In this case, “fire ants” refers to two species of fire ants in the genus Solenopsis: the red imported fire ant, Solenopsis invicta Buren, and the black imported fire ant, Solenopsis richteri Forel. They were introduced accidentally into the United States and are therefore referred to as “imported fire ants.” The two species do not occur in the same geographic location in South America. In the United States, they have interbred, resulting in sexually active hybrids.
- Red imported fire ants: S. invicta was described in 1972 by Buren. Before then, other scientific names used for this species included Solenopsis wagneri Santschi, described in 1916, or Solenopsis saevissima var. wagneri Santschi. Although the use of S. wagneri preceded S. invicta, the latter is used today. This species was accidentally introduced to the United States through the port at Mobile, Alabama, in about 1933.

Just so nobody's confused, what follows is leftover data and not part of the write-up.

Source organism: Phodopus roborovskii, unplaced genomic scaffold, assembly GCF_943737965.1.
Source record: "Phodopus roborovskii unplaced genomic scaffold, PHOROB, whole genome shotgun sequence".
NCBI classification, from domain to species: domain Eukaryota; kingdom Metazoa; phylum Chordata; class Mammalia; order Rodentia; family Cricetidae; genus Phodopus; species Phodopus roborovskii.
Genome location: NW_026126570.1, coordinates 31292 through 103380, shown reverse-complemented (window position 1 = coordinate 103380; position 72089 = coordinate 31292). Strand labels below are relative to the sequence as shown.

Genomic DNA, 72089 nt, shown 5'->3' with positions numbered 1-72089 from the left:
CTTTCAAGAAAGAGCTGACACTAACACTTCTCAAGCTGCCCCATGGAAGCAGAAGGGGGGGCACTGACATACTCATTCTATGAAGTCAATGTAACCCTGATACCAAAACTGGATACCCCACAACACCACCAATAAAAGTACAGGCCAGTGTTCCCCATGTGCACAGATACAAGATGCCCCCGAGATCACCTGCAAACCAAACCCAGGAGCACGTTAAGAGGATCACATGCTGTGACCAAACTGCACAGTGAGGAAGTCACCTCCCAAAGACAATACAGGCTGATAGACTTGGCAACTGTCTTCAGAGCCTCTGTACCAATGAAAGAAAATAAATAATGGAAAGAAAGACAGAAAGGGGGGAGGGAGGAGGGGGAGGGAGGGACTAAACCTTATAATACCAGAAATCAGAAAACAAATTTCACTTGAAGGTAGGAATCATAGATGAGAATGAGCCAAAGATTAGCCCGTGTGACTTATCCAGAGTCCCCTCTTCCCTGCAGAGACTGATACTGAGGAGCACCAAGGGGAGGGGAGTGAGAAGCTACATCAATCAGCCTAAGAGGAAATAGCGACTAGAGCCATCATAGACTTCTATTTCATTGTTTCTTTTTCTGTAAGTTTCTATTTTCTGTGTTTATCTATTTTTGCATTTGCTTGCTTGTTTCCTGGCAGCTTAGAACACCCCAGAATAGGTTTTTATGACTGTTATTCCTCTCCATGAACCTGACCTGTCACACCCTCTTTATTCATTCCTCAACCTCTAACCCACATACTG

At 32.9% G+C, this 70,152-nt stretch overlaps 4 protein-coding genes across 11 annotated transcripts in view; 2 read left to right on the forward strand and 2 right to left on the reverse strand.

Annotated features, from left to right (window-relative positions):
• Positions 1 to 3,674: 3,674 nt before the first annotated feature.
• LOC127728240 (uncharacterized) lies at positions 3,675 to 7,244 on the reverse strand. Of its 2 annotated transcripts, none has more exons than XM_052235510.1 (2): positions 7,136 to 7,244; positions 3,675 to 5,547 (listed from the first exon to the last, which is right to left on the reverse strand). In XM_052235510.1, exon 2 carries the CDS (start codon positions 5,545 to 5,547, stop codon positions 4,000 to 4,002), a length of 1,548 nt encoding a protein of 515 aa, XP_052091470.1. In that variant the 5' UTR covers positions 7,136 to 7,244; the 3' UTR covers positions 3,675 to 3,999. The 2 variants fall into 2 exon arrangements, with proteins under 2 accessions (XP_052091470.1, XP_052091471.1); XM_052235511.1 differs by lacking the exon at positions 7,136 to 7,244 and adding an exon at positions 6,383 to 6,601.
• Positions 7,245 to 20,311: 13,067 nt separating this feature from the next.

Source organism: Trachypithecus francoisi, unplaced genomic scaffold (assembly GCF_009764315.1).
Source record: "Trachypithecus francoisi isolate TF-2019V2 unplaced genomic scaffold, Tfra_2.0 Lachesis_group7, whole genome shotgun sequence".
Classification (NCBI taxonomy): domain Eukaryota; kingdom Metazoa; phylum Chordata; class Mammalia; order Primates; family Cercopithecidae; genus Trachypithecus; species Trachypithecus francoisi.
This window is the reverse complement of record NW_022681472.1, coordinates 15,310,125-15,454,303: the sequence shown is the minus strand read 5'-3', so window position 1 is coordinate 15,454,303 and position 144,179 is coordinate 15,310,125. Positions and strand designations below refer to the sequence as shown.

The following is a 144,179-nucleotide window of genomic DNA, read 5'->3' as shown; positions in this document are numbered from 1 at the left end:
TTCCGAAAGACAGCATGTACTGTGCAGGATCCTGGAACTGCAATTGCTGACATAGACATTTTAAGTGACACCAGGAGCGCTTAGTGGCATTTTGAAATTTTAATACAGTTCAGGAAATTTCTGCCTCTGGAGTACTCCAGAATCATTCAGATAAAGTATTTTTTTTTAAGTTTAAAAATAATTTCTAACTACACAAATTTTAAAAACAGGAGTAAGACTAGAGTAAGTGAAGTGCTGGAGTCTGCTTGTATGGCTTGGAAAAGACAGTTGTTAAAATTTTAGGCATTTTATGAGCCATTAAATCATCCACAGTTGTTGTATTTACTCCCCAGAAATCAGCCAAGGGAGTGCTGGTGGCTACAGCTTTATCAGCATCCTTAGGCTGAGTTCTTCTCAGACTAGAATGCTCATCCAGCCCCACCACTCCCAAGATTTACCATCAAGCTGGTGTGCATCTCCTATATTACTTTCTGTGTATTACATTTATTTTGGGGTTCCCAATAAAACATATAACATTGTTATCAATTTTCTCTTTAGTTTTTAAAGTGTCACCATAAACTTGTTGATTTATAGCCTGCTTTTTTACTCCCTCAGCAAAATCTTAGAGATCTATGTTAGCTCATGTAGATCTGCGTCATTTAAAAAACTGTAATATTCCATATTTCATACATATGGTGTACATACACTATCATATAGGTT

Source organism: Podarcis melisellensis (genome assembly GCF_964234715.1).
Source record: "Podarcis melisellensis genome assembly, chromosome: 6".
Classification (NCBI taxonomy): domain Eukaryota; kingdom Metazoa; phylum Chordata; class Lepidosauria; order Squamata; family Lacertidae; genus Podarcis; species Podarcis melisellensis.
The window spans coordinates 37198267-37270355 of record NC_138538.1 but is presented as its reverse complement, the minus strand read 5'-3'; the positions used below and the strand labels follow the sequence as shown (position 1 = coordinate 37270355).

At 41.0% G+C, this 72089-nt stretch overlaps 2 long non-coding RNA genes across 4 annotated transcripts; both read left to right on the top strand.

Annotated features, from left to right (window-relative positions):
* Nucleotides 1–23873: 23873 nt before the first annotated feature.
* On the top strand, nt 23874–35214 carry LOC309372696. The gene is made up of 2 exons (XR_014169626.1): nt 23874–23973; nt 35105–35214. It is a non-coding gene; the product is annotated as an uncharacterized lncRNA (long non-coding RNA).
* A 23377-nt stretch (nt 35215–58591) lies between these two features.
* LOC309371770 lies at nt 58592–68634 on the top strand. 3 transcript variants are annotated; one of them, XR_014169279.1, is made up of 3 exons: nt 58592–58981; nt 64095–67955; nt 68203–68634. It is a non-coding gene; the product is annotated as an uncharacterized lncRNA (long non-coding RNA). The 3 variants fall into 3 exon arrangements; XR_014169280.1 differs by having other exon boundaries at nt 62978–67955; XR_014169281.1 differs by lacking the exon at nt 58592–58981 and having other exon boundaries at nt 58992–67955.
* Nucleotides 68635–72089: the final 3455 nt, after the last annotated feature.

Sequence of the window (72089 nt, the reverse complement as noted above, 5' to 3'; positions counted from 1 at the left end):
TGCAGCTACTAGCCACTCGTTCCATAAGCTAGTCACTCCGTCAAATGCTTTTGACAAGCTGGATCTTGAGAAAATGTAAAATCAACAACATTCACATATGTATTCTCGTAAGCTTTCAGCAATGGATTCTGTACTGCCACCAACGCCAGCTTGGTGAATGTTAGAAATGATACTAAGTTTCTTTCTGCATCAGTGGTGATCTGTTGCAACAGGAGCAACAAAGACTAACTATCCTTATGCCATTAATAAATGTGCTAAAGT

- Black imported fire ants: S. richteri was also accidentally introduced through the port of Mobile, Alabama, in 1918. Until 1972, S. richteri was not recognized as a different species from the red imported fire ant. Today, the black imported fire ant has a limited range.
Imported fire ants can cause serious medical, economic, aesthetic, and ecologic problems.
Find more information about fire ants in eXtension’s Imported Fire Ant Resource Area.